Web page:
Autonomy as lived: an empirical-ethical analysis of patient autonomy in the clinical context of individuals engaged with self-testing technology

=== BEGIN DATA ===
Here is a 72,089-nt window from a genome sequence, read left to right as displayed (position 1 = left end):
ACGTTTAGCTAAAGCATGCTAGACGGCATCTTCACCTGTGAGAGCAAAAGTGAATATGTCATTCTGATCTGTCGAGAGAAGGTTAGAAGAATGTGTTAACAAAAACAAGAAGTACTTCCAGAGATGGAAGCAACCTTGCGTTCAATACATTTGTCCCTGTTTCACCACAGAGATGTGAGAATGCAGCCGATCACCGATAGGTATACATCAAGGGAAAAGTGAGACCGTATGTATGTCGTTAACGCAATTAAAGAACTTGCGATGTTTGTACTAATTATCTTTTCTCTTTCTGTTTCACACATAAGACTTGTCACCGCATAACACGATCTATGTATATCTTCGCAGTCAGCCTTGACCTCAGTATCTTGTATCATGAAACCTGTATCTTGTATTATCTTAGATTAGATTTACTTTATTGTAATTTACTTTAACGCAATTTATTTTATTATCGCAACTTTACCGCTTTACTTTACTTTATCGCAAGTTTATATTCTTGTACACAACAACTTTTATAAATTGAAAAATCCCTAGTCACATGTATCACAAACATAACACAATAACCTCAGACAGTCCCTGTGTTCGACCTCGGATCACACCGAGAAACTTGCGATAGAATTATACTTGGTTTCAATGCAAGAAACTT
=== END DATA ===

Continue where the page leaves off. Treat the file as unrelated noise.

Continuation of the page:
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AbstractAim/Background: This study examines the meaning of patient autonomy in healthcare in the clinical context of individuals engaged with self-testing technology. Patient autonomy has gained increased prominence in healthcare ethics, policy and practice in recent decades. This poses challenges when autonomy competes with other moral principles. The proliferation of self-testing technology provides a contextualised example of this ideological shift. The philosophical assumption underpinning these technologies is that they facilitate greater autonomy through self-management. This study explores that assumption and the wider reverence to autonomy in healthcare. Methodology: Heideggerian phenomenology provides an overarching philosophy for the research. The study adopts an empirical ethics research design, which integrates philosophical analysis and empirical enquiry in a cyclical fashion. Ethical analysis precedes and follows empirical investigation. Interpretive phenomenology is utilised to elicit the lived experience of autonomy among 12 individuals with diabetes engaged in the self-testing process. The perspectives of prominent stakeholders such as healthcare professionals and scientific community members are also sought. Data is analysed collectively in accordance with a hermeneutic approach. Findings/Recommendations: The study illuminates the ethical principle of autonomy in a practical context. Findings reveal an understanding of Autonomy as lived: The interdependent phenomenon of autonomy in self-testing whereby the patient experience of autonomy is underpinned by three inter-reliant relationships - Relationship with device, Relationship with illness and Relationship with healthcare provider. Findings suggest that autonomy is a contextualised, relational process, which exists as a continuum and occurs within constraints. The concept of ‘negotiated autonomy’ is suggested as a means to operationalise Autonomy as lived within the patient/healthcare professional relationship. Findings have implications for bioethicists, policy-makers, healthcare professionals and patients when conceptualising and operationalising autonomy. The study also highlights the benefit of dialogue among the scientific community regarding the social and ethical dimensions of emerging technologies.